FoRKer questions on Web Services

Mark Baker distobj@acm.org
Tue, 07 Aug 2001 10:33:12 -0400


(oops, sorry Clay, forgot to CC FoRK)

Clay,

8/6/2001 11:02:30 AM, Clay Shirky <clay@shirky.com> wrote:

>#1 Possible Definitions of Web Services
>
>Below are three possible definitions for Web Services, ranging from
>the broad to the narrow. Do you agree or disagree with each of these
>definitions? How might you change them?
>
>  Web Services are an attempt to do for computing what the Web itself
>  did for publishing: to create a simple, loosely coupled method for
>  two arbitrary applications to communicate with one another.
>
>  Web Services are an attempt to define XML interfaces for
>  applications and business processes that can be exposed over the
>  internet.
>
>  Web Services are applications that have SOAP interfaces accessible
>  via http.

That seems a reasonable definition.  I like it because it doesn't exclude the non-RPC use of SOAP, though I'd still like to 
see SOAP optional because it isn't required in order to take advantage of HTTP.

The alternative definition, of spelling out Web Services == RPC, may be easier for many to grok.  It will also make my 
job easier later since I will only have to explain "Web Services failed", rather than "this type of Web Service" failed. 8-)

>-=-
>
>#2 Consensus Stack
>
>A "Consensus Stack" has arisen in much of the literature explaining
>web services to the public:
>
>    UDDI - Registry
>    WSDL - Description
>    SOAP - Encoding
>    http - Transport
>
>Obviously there are alternative technologies at every layer of the
>stack:
>
>    UDDI  -  ebXML
>    WSDL  -  ebXML  -  BPML
>    SOAP  -  SOAP with Attachments  -  XML-RPC
>    http  -  BEEP  -  SMTP  -  Instant Message
>
>as well as stacks with alternative layers, such as http/SOAP/ebXML.
>
>In your view, how prevalent will this consensus stack become?

Barely deployed.  Any stack built from the premise that custom interfaces are a good idea, is doomed to failure.

> Are
>there any layers at which alternative technologies will be able to
>co-exist better than others? Are there any layers where there will
>need to be a single industry-wide standard? Are there any layers still
>missing?

I like Aaron's stack.  WSDL & UDDI *may* have minor roles to play there.

>-=-
>
>#3 Programmer Interface vs Business Logic
>
>Much of the existing literature broadly addresses two different cases
>for Web Services. The first covers Web Services as RPC++, and
>concentrates on loose coupling, late binding, and application
>interoperability. The RPC++ Model is primarily addressed to
>programmers who may want to use Web Services as a tool for developing
>network applications.

I understand the desire for some to use RPC, but I cannot agree that RPC builds loosely coupled or late bound systems.  
Just the opposite in fact.

>The other case covers Web Services as EDI++, and concentrates on
>business logic, contractual specifications, and service descriptions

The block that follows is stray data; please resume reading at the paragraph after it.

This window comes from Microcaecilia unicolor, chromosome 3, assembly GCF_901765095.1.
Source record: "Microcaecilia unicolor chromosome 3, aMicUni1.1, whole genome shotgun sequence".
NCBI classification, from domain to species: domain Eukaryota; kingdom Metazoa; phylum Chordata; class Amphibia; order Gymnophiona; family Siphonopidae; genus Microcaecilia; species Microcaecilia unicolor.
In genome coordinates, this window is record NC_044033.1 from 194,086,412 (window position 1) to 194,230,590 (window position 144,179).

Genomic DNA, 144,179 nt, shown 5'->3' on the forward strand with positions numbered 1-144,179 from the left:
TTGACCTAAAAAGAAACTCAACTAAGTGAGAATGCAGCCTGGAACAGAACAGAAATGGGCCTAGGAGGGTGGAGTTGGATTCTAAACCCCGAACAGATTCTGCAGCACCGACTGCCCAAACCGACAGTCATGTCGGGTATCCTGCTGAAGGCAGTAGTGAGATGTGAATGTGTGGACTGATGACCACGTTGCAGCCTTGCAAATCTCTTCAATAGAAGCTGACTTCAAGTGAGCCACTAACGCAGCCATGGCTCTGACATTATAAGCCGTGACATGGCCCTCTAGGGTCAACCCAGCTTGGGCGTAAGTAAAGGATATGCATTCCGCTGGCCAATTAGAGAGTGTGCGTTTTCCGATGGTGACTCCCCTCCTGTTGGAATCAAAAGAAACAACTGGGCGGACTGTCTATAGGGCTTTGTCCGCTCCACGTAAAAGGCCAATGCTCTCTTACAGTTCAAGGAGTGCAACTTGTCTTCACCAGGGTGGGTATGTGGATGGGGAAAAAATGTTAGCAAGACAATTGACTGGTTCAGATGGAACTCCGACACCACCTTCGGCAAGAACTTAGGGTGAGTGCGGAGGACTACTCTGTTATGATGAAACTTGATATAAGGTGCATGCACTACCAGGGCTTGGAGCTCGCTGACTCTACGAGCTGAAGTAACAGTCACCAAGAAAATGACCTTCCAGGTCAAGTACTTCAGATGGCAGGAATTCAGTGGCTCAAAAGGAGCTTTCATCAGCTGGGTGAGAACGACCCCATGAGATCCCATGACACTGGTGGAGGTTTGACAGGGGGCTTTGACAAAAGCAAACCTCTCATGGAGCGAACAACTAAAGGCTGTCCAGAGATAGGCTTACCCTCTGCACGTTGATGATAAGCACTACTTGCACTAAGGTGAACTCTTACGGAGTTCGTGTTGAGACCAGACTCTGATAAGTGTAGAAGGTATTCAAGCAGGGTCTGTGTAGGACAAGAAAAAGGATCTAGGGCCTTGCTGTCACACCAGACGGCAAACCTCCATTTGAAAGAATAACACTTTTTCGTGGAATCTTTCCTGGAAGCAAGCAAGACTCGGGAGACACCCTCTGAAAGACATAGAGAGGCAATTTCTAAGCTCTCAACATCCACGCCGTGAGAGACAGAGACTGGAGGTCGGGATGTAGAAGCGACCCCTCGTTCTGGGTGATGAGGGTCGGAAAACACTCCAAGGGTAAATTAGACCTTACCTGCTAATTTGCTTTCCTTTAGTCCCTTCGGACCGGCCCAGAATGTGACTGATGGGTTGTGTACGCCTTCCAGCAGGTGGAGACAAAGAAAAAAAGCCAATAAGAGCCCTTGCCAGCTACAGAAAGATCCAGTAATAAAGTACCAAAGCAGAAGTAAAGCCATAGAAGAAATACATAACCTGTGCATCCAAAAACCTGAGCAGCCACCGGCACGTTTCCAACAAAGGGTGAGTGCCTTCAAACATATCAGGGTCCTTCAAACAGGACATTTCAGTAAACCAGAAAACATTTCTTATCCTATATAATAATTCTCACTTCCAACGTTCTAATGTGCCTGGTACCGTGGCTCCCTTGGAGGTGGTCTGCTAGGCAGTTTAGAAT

>and discovery. The EDI++ Model is primarily addressed to executives
>who would like to use the Web to automate some or all of their
>business processes.

Not sure what you're referring to here.

>Will these two models clash or complement one another?
>
>To take a specific example, the ebXML effort takes on some of the
>functions of WSDL and UDDI, as well as creating parts of the
>"Universal Service Interop Protocols" the UDDI group imagines will sit
>atop the current consensus stack. Will UDDI and ebXML co-exist, will
>they become different layers of a consensus stack, or will they clash,
>with Web Services efforts focused on application development adopting
>UDDI, and Web Services efforts focused on business process adopting
>ebXML?

I don't think that's a very interesting question, but I believe that UDDI and the ebXML registry work will find some way to 
work together.

>-=-
>
>#4 RPC: Nth Time's a Charm?
>
>The idea of using XML to define computing interfaces is the latest
>attempt to create a broadly supported standard for remote procedure
>calls, a computing idea primarily notable for its failure to become
>widely adopted in any previous version, such as COM, DCOM, CORBA, and
>RMI.
>
>Is RPC a good idea which has just been waiting for the appropriate
>technological incarnation, or will the difficulties which have stymied
>its general adoption remain true for Web Services as well? 
>
>If this is the advent of true, universally supported RPC, what effects
>will that have on the development environment? If Web Services will
>face the same problems that COM and CORBA did, what effect will this
>have on their adoption and deployment?

You know my answer to this one. 8-)

>
>-=-
>
>#5 Blue Sky
>
>For anyone thinking about the development of Web Services in the
>middle term -- 12 to 36 months -- what are the critical issues?

Scalability.

> What
>are the strengths and weaknesses of Web Services that will matter the
>most? What opportunities will Web Services be able to take advantage
>of in the coming years? What challenges will it face to its spread?

The biggest challenge will be for PR folks whose job will be to spin the "retreat" back to plain old HTTP, from XML-
RPC and SOAP/RPC, as one that was 100% expected and a good thing for their shareholders.

>And, perhaps most important of all, what do you know about Web
>Services that the rest of the world hasn't caught on to yet?

Muhahaha!

MB